Browse on keywords: crop rotation soil quality OR
Search results on 10/20/18
2406. Hanley, Paul (ed.). 1980. Earthcare: Ecological agriculture in Saskatchewan.. Earthcare Information Centre.
A well-written text covering all aspects of biological farming in the prairie region of Saskatchewan. Practices apply to small and large farms. Includes reports from selected farms. References at the end of chapters.
3107. Dormaar, J.F. and C.W. Lindwall. 1989. Chemical differences in dark brown chernozemic Ap horizons under various conservation tillage systems.. Can. J. Soil Sci. 69:481-488.
Soil properties were investigated in two long-term studies: a 19 yr study of till vs. no-till in wheat fallow, and a 9 yr study of till vs. no-till with 3 rotations, including continuous cropping. No-till had the predominant influence on improving various soil physical and microbial properties. There was little difference in continuous cropping versus wheat-fallow, with tillage. The study compared soil from the entire plow depth, and concluded that 19 yr was long enough for the entire Ap horizon to benefit from no-till. No-till in both studies led to 40% of the dry aggregates being >0.84 mm. Dehydrogenase and phosphatase activities were twice as high under no-till as under cultivatiion. No-till also led to the largest monosaccharide accumulation in the soil.
5771. Reganold, J.P., L.F. Elliott and Y.L. Unger. 1987. Long-term effects of organic and conventional farming on soil erosion.. Nature, 330(26 Nov.):370-372.
The long-term effects (since 1948) of organic and conventional farming on selected properties of the same soil are compared. The organically-farmed soil had significantly higher organic matter content, thicker topsoil depth, higher polysaccharide content, lower modulus of rupture and less soil erosion than the conventionally-farmed soil. This study indicates that, in the long term, the organic farming system was more effective than the conventional farming system in reducing soil erosion and, therefore, in maintaining soil productivity. T: Mean values of conventional and organic farm soil properties.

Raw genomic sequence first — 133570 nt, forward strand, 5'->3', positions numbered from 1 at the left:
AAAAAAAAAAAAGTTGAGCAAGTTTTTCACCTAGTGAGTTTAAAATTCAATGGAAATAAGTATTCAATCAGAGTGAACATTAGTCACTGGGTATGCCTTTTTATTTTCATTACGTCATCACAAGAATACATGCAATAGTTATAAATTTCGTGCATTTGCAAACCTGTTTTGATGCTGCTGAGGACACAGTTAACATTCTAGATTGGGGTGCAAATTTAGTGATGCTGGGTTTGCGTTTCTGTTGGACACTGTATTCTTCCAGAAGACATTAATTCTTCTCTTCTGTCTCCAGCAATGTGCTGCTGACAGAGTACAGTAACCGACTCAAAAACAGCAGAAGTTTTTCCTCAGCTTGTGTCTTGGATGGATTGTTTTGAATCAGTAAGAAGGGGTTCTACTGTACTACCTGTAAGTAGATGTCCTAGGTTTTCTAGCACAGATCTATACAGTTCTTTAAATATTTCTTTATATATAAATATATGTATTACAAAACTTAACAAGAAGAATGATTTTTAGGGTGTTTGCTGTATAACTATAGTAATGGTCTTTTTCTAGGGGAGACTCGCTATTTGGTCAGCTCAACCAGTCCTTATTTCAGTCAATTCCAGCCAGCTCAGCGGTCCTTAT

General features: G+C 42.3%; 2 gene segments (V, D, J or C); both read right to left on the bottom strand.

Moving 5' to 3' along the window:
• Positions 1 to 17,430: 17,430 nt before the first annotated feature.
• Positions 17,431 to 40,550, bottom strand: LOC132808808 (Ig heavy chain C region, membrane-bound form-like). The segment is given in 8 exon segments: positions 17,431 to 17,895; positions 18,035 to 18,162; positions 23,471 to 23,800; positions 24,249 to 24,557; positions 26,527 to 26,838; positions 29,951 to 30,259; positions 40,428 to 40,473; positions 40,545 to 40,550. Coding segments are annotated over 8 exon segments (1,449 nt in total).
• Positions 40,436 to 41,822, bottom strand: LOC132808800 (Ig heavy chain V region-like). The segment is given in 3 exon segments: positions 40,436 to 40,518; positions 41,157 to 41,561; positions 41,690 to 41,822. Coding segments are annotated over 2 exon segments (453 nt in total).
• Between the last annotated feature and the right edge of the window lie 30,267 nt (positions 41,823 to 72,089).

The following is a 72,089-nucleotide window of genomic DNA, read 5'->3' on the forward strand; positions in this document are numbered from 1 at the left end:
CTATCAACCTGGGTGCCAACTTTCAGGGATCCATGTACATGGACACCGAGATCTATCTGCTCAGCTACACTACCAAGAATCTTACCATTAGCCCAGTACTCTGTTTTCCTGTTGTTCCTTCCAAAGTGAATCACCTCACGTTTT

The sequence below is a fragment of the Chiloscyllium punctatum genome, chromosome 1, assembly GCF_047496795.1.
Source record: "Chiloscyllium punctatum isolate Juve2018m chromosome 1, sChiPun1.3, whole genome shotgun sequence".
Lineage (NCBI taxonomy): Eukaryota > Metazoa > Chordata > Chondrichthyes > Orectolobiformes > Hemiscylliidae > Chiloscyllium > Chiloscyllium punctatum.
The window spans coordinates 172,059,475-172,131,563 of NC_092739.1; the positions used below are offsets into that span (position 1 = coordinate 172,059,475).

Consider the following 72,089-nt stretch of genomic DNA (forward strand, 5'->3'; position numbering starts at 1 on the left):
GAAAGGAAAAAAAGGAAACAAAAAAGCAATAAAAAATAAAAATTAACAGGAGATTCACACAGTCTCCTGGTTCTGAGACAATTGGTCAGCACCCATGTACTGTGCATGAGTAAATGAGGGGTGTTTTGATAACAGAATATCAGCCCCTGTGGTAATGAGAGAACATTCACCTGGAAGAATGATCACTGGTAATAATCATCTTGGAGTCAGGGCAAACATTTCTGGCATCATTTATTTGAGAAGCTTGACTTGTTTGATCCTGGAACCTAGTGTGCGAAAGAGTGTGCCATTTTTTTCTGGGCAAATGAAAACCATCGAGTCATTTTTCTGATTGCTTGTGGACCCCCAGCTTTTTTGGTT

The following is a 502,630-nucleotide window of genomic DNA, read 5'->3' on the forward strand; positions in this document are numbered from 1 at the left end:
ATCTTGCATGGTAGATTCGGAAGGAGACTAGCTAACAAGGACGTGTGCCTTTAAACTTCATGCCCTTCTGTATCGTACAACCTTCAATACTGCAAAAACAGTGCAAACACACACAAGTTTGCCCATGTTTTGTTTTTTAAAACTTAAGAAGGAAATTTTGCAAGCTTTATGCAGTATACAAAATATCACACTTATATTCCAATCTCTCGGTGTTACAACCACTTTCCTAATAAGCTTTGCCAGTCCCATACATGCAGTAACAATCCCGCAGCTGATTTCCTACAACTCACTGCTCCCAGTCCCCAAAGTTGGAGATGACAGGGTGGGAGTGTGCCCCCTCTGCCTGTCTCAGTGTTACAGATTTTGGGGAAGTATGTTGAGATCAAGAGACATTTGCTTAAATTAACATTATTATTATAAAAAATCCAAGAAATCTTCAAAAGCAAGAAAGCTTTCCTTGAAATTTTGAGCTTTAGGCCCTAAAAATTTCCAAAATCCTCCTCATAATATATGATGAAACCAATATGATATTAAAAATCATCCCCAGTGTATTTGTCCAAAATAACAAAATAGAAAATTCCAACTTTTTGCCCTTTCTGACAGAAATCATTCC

5780. Reganold, J.P.. 1989. Farming's organic future.. New Scientist, 10 Jun 1989.
Describes the results of the paired farm study of Lambert-Claussen in eastern WA. Lamabert's long-term use of green manure and alfalfa/grass in rotation has maintained his yields and soil fertility, and apparently limited soil erosion to about 6" less than the neighboring field over the past 50 yr.
5761. Reganold, J.P.. 1988. Comparison of soil properties as influenced by organic and conventional farming systems.. Am. J. Alt. Agric., 3(4):144-155.